A little girl who had just returned from Sunday school was asked by her mother, “What did the teacher tell you today?”  The little girl answered that she had heard about a wonderful man called Enoch [Genesis 5:24] and how he walked with God.  She said, “Every day Enoch visited God, and they went out for walks together.  Then one day, Enoch walked too far with God, and He said, ‘It’s getting late, and I better go home.’  Then God said,  ‘Enoch, you are closer to my home than to yours, so just come home with me.”  So Enoch went home with God.

What a lovely picture of what is yet to come for the child of God.  For when life comes to an end, he, like Enoch, will hear the Lord say, “Just come home with me.”

[Quoted by Dr. Stanley Barnes in Footprints of Faith].


I may care about myself till I grow morbid; I may watch over my own feelings till I feel nothing; I may lament my own weakness till I grow almost too weak to lament.  It will be far more profitable for me to become unselfish, and out of love to my Lord Jesus, begin to care for the souls of those around me.  My tank is getting very low; no fresh rain comes to fill it; what shall I do?  I will pull up the plug and let its contents run out to water the withering plants around it.

What do I see?  My cistern seems to fill as it flows.  A secret spring is at work.  While all was stagnant, the fresh spring was sealed, but as my stock flows out to water others, the Lord thinketh upon me. [C.H. Spurgeon].


The human body is a marvel of engineering.  The Lord has given to each of us a remarkable body as a tabernacle for the soul, and no two bodies are alike.  We live in these bodies for a lifetime.  We get to know them very well and are acquainted with their fortes and their foibles.  Often the latter seem to outnumber the former.  The days of childhood and youth are great as our bodies grow and develop, but it is not long until they crest the hill of peak strength and begin the steady decline towards the great unavoidable appointment with death. Growing old is a challenge, both physically and mentally. The senior years are often referred to as the golden age, but for many, the gold is as elusive as the legendary pot at the end of the rainbow.  Loss of strength, sickness, disease, aches and pains ravage the ageing body.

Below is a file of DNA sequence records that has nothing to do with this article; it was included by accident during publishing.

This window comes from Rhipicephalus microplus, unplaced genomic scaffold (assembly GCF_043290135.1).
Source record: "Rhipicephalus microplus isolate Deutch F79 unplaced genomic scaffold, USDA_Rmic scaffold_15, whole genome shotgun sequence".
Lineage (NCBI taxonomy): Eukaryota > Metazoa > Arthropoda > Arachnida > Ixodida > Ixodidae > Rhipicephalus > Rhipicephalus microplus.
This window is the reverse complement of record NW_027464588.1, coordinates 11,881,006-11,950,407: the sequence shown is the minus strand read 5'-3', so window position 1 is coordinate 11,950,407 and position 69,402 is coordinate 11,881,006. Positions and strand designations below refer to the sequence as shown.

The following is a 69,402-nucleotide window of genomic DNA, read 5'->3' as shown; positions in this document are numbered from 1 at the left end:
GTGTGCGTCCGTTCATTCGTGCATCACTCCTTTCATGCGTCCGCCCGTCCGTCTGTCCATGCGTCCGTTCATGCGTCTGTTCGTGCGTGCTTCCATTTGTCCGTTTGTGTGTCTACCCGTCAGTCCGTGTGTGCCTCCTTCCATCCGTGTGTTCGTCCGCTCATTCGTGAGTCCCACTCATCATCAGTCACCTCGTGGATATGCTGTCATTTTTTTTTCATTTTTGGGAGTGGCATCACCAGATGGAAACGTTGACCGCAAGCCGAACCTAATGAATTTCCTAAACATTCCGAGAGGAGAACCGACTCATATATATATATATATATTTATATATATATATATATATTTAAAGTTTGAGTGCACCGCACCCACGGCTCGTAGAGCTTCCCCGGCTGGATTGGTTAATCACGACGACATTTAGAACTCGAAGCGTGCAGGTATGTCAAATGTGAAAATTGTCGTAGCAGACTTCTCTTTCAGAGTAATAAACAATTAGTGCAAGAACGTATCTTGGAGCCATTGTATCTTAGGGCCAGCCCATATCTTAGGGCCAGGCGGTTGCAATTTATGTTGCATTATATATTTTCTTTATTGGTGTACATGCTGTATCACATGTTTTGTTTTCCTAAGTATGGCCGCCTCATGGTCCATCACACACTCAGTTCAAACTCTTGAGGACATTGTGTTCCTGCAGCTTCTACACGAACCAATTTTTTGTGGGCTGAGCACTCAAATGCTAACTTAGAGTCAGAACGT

As a tentmaker, Paul likens the body to a temporary “tabernacle” or tent [2 Corinthians 5:1]. He speaks of its dissolution as if it were a tent whose ropes are gradually loosened prior to its complete collapse.  But never forget, it is the Lord’s loving hand that does the loosening.

It took a year to demolish some huge reinforced concrete silos on the Toronto waterfront, to be replaced by beautiful new buildings.  The Lord is demolishing our earthly bodies prior to changing our “vile body, that it may be fashioned like unto His glorious body” [Philippians 3:21].  Be patient.  Soon your body will be made sinlessly glorious like the body of the ascended Christ.


Those are blessed who have the privileges of God’s House.  If we cannot go to the House of the Lord, we may go by faith to the Lord of the House, and in Him, we shall be happy.

[Matthew Henry]


These Canadian pulpit slips bring a smile. The guilty shall go unnamed:

“So sad, it would bring tears to your ears.”

“Though your skins be as scarlet.”

“Lord send us a freth bresh from heaven.”

“’ Tis holy ground – take your feet from off your shoes.”

“The sins of the prostate (apostate) churches.”


The pandemic continues to dominate the news.  There is such an overload about Covid 19 that many people no longer watch the daily newscasts as they are but a source of discouragement.  The number of infections is rising at an alarming rate, not only in Canada but also across the globe.  Still, we have to hear a major political leader call the people to prayer and seek divine intervention.  God has said, “Call upon me in the day of trouble.”  In response, God has pledged, “I will deliver thee, and thou shalt glorify Me” [Psalm 50:15].

The Toronto church is technically able to be open, but with a maximum of ten people.  However, it continues to broadcast each Sunday on sermonaudio.com at 11:00 a.m. and 6:00 p.m., with the pre-service prayer time at 5:50 p.m. on Zoom.   The Wednesday prayer meeting is at 7:30 p.m. again on Zoom.